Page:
I was on the phone when I heard our 5 week old puppy, Neoma, start yelping on the hill behind the house. It was the first time she’d ever ventured that far out.  I listened keenly, assuming she was simply distressed upon realizing how far she was from her mother and siblings. I listened to her come down the hill, around the cabin, and toward the front porch, whining, but not in a way that alarmed me. But when she got to the front porch she exploded in hysterical screaming. I quickly hung up my phone call and ran outside.

She sat on the front step, blood coating one side of her face. I rushed her inside.  Blood was soaking her face and my mind was racing; “What happened? WHAT DO I DO?!

 I couldn’t do anything for her, I couldn’t touch her face. She was a mess; a screaming, hysterical, terrified mess of a tiny dog.

I was genuinely worried her heart would give out from the level of her distress. 5 minutes passed, I paced the house with her, trying desperately to console her. 20 minutes had passed, still she screamed relentlessly at the top of her lungs and the bleeding wasn’t letting up. I couldn’t touch her face without cranking her hysteria up to the next level.


And then I had a (reluctant) revelation. How have I sedated dogs in the past? I paid a visit to my precious supply of strictly medicinal (seriously) cannabis oil. I factored what kind of a preciously minute amount would be appropriate for such a tiny dog- not that a large dose could hurt her, because it can’t, but I didn’t need her sleeping for 2 days straight. I rubbed a tiny dab into her gums and paced the house with her for another 10 minutes. Her hysteria turned to exhaustion and her piercing screams turned into sleepy crying. I paced for another 10 minutes until she was asleep.

Using cannabis-infused oils for sedation is safe and effective.  For a long time I used it very conservatively, worried what might happen if I dosed a critter too high (no pun intended).  Then, one day, the mastiff puppy Rowan got up on the kitchen counter and stole a plastic measuring spoon filled with pot butter.  The spoon contained about 1 month’s worth of daily doses for Mili the Dog, who was contending  with severe health complications (that’s another story).   So Rowan ate a month’s worth of sedating doses in 1 sitting.  He could have stolen peanut butter, or bread, or any number of things, but no, he stole the spoonful of oil, ate all the oil, and half the spoon.  ROWAN!!!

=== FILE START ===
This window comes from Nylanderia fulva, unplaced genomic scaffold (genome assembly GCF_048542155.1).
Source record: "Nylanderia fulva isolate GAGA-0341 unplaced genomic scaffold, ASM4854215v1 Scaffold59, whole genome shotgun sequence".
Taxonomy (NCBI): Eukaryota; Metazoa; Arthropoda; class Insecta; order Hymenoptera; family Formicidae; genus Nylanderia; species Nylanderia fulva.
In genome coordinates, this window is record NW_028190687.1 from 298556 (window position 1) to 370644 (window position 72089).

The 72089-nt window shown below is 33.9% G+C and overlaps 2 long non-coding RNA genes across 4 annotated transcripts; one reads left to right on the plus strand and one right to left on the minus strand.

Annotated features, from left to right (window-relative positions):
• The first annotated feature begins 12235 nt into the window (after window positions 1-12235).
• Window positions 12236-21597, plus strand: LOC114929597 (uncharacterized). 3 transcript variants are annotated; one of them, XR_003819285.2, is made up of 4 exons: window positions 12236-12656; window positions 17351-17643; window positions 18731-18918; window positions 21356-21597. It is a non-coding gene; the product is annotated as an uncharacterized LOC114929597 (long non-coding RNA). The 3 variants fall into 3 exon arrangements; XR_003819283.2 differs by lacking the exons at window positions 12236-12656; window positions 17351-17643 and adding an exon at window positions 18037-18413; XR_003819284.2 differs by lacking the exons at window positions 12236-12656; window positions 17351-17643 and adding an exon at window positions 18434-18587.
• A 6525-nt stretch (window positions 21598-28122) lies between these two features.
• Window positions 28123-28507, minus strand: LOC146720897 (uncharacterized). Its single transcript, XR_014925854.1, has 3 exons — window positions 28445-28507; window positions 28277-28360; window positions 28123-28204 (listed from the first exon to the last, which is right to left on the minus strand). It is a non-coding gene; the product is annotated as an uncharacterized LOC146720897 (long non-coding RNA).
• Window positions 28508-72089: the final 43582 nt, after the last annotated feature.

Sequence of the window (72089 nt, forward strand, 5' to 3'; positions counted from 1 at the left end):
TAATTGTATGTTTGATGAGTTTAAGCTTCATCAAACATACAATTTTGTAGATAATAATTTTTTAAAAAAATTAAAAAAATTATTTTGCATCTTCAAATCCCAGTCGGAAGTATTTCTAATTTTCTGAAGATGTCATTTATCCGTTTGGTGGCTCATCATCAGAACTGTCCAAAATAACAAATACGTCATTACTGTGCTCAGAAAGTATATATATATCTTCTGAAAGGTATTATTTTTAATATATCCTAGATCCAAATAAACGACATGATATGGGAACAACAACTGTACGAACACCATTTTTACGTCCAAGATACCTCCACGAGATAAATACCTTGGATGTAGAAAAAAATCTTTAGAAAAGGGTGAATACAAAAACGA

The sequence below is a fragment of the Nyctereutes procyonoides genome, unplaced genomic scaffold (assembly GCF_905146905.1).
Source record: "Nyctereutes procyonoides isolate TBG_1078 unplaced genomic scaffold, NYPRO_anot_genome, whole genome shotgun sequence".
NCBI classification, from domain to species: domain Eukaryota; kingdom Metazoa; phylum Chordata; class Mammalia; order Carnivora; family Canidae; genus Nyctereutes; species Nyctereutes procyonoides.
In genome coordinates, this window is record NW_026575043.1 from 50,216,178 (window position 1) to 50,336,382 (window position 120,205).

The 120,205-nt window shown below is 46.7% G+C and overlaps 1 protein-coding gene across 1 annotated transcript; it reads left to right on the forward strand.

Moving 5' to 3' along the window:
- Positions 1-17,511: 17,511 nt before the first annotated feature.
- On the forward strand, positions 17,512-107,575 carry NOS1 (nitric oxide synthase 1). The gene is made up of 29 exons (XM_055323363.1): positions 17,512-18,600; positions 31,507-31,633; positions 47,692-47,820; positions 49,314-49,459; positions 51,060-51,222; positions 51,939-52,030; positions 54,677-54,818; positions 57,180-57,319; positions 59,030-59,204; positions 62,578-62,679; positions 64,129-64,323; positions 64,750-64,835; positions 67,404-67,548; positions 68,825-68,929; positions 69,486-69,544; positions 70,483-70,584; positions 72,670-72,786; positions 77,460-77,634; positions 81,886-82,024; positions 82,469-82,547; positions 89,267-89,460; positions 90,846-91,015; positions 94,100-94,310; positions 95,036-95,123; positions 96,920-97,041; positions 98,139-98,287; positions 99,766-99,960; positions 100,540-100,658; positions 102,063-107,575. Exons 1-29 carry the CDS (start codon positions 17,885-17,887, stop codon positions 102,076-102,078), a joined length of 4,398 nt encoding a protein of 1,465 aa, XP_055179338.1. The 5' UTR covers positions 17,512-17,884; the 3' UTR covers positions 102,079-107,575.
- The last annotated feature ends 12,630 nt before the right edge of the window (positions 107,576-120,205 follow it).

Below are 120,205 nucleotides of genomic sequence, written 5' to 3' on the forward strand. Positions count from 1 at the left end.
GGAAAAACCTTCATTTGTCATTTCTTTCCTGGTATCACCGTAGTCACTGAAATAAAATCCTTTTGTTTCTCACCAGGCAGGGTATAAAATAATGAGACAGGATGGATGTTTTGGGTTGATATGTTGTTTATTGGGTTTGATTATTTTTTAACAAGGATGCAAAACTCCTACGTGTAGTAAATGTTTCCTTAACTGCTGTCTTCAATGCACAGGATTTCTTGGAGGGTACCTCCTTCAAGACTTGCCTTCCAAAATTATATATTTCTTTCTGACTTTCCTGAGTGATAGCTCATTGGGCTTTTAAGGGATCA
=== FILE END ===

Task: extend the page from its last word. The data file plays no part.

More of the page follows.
Through the next day Rowan hunkered down on a dog bed on the porch and slept fitfully for over 12 hours straight.  He barely responded when addressed, his eyes were unfocused, and everything he did was delayed, almost in ‘slow motion’.  If you cooed at him his tail would wag….  wag…. wag…. wag…. wag…. at a hilariously slow rate.  We kept a sharp eye on his well being- he was otherwise fine.  He never threw up, his bowels were unaffected, his vital functions were stable.  I was stressed beyond belief.  Andy laughed and assured me he’d be fine.
After 48 hours Rowan was starting to feel himself again, albeit very hungry.  And by the next day he was totally back to normal.  
This haphazard learning experience taught me not to fear cannabis overdose in animals.